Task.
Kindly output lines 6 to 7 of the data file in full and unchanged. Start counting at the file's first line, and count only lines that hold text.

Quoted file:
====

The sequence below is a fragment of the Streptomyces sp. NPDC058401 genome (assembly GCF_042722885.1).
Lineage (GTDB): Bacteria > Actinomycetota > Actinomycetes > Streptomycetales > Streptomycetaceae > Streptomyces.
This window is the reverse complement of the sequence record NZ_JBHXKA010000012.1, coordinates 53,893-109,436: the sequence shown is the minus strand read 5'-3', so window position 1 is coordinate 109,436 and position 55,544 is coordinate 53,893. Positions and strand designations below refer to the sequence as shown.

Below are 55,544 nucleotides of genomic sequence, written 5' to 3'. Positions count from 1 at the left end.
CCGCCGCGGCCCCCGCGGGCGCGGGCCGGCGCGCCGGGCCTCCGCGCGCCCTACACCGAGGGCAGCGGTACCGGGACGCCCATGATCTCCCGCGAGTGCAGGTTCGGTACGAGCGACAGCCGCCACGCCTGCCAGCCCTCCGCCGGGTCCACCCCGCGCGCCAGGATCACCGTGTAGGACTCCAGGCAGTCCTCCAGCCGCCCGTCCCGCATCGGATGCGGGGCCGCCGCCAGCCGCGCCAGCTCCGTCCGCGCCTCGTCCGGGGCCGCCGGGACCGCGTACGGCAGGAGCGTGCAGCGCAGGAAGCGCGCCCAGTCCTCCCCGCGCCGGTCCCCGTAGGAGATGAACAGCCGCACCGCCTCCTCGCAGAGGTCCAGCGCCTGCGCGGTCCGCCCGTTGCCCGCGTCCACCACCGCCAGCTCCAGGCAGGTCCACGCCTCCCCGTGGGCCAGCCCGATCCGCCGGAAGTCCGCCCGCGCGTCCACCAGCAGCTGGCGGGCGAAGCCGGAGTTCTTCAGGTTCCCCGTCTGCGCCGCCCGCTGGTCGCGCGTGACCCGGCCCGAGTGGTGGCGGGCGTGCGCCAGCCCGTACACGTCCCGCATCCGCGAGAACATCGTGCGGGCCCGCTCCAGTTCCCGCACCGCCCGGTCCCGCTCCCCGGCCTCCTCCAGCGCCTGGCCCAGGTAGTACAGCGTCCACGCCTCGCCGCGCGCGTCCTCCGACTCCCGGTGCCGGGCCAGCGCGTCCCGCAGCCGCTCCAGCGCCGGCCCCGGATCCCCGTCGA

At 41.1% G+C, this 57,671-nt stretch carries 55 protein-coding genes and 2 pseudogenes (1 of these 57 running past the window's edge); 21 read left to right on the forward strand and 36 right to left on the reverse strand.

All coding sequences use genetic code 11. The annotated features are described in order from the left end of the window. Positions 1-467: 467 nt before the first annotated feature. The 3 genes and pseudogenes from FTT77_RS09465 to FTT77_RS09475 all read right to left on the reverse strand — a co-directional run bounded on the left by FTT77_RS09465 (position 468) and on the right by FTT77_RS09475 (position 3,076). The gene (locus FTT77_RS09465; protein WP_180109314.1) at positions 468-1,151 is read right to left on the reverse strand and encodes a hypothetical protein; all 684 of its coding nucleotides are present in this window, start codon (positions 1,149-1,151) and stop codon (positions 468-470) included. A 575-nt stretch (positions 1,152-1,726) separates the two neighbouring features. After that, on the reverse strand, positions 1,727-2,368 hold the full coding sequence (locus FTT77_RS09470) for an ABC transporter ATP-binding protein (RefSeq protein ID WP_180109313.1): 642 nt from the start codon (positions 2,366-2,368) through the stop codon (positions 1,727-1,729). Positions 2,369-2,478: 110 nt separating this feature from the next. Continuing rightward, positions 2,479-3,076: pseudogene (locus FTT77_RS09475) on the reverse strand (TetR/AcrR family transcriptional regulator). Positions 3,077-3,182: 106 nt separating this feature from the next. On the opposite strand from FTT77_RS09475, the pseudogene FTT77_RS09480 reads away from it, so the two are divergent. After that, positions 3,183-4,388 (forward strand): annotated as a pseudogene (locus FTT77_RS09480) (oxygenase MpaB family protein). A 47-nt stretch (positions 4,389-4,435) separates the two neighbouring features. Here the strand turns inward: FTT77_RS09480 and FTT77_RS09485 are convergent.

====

At 41.1% G+C, this 57,671-nt stretch carries 55 protein-coding genes and 2 pseudogenes (1 of these 57 running past the window's edge); 21 read left to right on the forward strand and 36 right to left on the reverse strand.

All coding sequences use genetic code 11. The annotated features are described in order from the left end of the window. Positions 1-467: 467 nt before the first annotated feature. The 3 genes and pseudogenes from FTT77_RS09465 to FTT77_RS09475 all read right to left on the reverse strand — a co-directional run bounded on the left by FTT77_RS09465 (position 468) and on the right by FTT77_RS09475 (position 3,076). The gene (locus FTT77_RS09465; protein WP_180109314.1) at positions 468-1,151 is read right to left on the reverse strand and encodes a hypothetical protein; all 684 of its coding nucleotides are present in this window, start codon (positions 1,149-1,151) and stop codon (positions 468-470) included. A 575-nt stretch (positions 1,152-1,726) separates the two neighbouring features. After that, on the reverse strand, positions 1,727-2,368 hold the full coding sequence (locus FTT77_RS09470) for an ABC transporter ATP-binding protein (RefSeq protein ID WP_180109313.1): 642 nt from the start codon (positions 2,366-2,368) through the stop codon (positions 1,727-1,729). Positions 2,369-2,478: 110 nt separating this feature from the next. Continuing rightward, positions 2,479-3,076: pseudogene (locus FTT77_RS09475) on the reverse strand (TetR/AcrR family transcriptional regulator). Positions 3,077-3,182: 106 nt separating this feature from the next. On the opposite strand from FTT77_RS09475, the pseudogene FTT77_RS09480 reads away from it, so the two are divergent. After that, positions 3,183-4,388 (forward strand): annotated as a pseudogene (locus FTT77_RS09480) (oxygenase MpaB family protein). A 47-nt stretch (positions 4,389-4,435) separates the two neighbouring features. Here the strand turns inward: FTT77_RS09480 and FTT77_RS09485 are convergent.